Israeli officials maintained throughout the conflict that they were doing all that they could to minimize civilian casualties, and Israeli Prime Minister Benjamin Netanyahu accused Gaza's leaders of "piling up" as many civilian dead as possible for propaganda purposes.
"They use telegenically dead Palestinians for their cause," Netanyahu controversially remarked, drawing worldwide condemnation. "They want the more dead, the better."
But Amnesty believes the number of civilian and child casualties reveals that Israeli forces hardly tried to avoid the deaths of non-combatants.
"Even if a fighter had been present in one of these residential homes, it would not absolve Israel of its obligation to take every feasible precaution to protect the lives of civilians caught up in the fighting," Luther said. "The repeated, disproportionate attacks on homes indicate that Israel's current military tactics are deeply flawed and fundamentally at odds with the principles of international humanitarian law."
Amnesty said that because Israeli authorities continued to deny its observers access to Gaza, it was forced to conduct its research remotely and through field workers based in the strip. The UN Human Rights Council is also carrying out its own investigation into this summer's conflict, but Israeli officials have said they will not cooperate with that inquiry either.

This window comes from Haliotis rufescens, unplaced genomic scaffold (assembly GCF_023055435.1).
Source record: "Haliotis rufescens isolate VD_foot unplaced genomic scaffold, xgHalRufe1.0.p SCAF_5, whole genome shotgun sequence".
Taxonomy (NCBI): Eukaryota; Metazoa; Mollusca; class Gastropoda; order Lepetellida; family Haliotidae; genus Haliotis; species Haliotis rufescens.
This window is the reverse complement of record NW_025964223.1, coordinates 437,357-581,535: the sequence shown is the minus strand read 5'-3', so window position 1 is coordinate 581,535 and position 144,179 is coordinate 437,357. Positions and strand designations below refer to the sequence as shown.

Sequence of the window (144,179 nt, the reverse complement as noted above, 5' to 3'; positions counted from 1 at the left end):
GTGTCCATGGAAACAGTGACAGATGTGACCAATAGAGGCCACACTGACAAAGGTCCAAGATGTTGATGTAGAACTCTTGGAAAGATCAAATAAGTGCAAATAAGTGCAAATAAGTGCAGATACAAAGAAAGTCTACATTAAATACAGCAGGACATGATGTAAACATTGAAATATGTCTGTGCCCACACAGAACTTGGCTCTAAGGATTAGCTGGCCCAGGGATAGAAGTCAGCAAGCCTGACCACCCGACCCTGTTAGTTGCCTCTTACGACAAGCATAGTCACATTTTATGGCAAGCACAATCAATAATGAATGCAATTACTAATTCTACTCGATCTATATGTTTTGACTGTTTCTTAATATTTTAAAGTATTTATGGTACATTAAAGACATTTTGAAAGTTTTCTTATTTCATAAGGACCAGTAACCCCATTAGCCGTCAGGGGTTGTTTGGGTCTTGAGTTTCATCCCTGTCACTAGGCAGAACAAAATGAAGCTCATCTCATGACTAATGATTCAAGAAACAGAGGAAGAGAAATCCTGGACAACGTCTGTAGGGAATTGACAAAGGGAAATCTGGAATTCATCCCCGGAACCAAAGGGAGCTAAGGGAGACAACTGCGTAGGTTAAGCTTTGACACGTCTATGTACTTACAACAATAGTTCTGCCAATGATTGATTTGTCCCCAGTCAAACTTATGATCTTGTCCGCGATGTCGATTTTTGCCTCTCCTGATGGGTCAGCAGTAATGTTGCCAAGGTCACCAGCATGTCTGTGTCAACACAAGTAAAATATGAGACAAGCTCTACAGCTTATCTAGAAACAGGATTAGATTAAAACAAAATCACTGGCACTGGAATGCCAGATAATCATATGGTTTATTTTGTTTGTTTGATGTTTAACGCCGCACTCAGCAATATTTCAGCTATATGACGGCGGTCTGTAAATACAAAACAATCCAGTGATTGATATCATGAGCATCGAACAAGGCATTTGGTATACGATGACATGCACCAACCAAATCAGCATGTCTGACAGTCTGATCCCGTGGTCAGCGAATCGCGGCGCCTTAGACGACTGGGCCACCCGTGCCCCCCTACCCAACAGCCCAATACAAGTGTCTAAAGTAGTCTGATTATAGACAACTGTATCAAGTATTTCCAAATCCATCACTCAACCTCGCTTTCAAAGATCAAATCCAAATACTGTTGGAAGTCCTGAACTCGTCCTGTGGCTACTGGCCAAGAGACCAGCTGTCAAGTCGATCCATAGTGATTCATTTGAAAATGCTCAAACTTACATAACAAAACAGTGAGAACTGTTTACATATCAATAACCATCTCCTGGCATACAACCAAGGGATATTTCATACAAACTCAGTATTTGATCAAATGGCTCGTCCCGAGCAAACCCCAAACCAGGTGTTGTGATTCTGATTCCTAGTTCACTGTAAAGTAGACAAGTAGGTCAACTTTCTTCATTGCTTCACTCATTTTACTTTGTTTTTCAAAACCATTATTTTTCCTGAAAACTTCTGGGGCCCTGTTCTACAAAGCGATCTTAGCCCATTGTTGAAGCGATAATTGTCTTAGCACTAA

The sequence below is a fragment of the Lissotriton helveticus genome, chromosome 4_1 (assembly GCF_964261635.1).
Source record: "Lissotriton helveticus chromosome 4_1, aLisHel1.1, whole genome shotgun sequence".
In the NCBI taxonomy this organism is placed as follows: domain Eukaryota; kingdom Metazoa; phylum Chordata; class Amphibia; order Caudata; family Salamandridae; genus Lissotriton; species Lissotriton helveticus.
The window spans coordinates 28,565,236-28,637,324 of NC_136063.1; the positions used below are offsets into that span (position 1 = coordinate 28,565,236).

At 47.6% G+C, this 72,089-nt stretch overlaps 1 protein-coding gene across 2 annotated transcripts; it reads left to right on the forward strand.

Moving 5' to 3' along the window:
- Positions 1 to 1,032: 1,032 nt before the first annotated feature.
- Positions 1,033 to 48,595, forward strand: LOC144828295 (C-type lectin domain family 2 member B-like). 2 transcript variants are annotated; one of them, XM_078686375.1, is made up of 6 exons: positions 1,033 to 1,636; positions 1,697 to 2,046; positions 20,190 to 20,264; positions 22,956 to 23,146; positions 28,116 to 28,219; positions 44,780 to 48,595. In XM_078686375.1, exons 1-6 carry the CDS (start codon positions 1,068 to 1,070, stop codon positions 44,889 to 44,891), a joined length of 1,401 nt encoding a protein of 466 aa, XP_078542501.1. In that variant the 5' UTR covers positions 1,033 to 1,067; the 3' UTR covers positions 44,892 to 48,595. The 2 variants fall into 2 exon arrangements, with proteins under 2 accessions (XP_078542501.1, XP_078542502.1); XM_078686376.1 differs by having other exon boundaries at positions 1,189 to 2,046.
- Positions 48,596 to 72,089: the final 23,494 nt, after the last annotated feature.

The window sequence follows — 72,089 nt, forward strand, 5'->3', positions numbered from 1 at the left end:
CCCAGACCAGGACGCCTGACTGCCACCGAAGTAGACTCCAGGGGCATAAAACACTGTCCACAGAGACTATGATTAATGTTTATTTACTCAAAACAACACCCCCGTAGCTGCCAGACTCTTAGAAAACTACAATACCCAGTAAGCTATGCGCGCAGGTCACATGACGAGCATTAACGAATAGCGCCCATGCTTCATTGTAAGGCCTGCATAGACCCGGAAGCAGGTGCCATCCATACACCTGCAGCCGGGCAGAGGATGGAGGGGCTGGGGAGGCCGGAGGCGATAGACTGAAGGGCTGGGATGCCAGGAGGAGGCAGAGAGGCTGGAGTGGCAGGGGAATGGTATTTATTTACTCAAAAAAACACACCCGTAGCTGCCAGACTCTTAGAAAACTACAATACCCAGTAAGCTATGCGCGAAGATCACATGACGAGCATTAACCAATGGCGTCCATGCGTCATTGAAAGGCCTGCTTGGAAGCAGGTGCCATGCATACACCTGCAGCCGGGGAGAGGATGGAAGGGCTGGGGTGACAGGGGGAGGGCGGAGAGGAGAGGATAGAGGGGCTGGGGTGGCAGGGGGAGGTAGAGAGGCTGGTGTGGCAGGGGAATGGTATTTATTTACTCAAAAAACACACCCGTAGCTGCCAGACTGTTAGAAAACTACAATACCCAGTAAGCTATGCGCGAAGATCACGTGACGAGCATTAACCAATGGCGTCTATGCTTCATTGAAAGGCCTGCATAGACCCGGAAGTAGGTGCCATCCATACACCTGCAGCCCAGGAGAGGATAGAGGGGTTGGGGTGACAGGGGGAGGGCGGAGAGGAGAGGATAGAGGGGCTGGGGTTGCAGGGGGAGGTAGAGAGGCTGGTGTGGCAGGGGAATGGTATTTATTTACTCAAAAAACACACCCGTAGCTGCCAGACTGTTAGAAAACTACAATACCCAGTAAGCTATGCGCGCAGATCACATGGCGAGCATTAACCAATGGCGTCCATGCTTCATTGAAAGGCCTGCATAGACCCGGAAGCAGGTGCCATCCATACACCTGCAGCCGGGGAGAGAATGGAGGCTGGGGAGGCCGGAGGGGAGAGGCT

"Failing to allow independent human rights monitors into Gaza smacks of a deliberately orchestrated attempt to cover up violations or hide from international scrutiny," Luther said, calling on the international community to support the involvement of the International Criminal Court.
Amnesty has long documented abuses against civilians carried out by Israeli forces as well as by Hamas and other armed Palestinian groups, which they accused of firing "thousands of indiscriminate rockets and mortar rounds into civilian areas of Israel" during this summer's war.
But the report repeatedly slams Israel's response as "excessive."
"The onus is on Israeli officials to explain why they chose to deliberately flatten entire homes full of civilians, when they had a clear legal obligation to minimize harm to civilians and the means of doing so," Luther said. "What is crucial now is that there is accountability for any violations of international humanitarian law that have been committed. The Israeli authorities must provide answers."